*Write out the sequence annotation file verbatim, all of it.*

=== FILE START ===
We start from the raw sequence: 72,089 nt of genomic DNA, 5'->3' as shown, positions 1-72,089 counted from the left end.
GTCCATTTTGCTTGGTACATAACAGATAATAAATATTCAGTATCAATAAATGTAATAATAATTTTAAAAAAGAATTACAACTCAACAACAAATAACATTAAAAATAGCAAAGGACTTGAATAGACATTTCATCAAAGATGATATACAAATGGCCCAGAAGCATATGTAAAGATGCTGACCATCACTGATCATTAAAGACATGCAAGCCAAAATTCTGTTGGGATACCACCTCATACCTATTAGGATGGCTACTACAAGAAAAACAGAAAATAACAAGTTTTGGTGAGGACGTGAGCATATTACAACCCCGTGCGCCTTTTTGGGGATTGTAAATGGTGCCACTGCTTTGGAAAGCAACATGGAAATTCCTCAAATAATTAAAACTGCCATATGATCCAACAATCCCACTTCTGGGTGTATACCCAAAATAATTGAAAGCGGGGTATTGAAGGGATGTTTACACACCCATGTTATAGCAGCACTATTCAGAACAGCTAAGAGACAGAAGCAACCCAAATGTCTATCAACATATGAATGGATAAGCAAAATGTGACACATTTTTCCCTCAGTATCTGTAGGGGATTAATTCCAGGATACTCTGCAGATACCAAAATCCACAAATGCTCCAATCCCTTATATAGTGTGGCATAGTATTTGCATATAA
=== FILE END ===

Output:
We start from the raw sequence: 72,089 nt of genomic DNA, 5'->3' as shown, positions 1-72,089 counted from the left end.
GTCCATTTTGCTTGGTACATAACAGATAATAAATATTCAGTATCAATAAATGTAATAATAATTTTAAAAAAGAATTACAACTCAACAACAAATAACATTAAAAATAGCAAAGGACTTGAATAGACATTTCATCAAAGATGATATACAAATGGCCCAGAAGCATATGTAAAGATGCTGACCATCACTGATCATTAAAGACATGCAAGCCAAAATTCTGTTGGGATACCACCTCATACCTATTAGGATGGCTACTACAAGAAAAACAGAAAATAACAAGTTTTGGTGAGGACGTGAGCATATTACAACCCCGTGCGCCTTTTTGGGGATTGTAAATGGTGCCACTGCTTTGGAAAGCAACATGGAAATTCCTCAAATAATTAAAACTGCCATATGATCCAACAATCCCACTTCTGGGTGTATACCCAAAATAATTGAAAGCGGGGTATTGAAGGGATGTTTACACACCCATGTTATAGCAGCACTATTCAGAACAGCTAAGAGACAGAAGCAACCCAAATGTCTATCAACATATGAATGGATAAGCAAAATGTGACACATTTTTCCCTCAGTATCTGTAGGGGATTAATTCCAGGATACTCTGCAGATACCAAAATCCACAAATGCTCCAATCCCTTATATAGTGTGGCATAGTATTTGCATATAA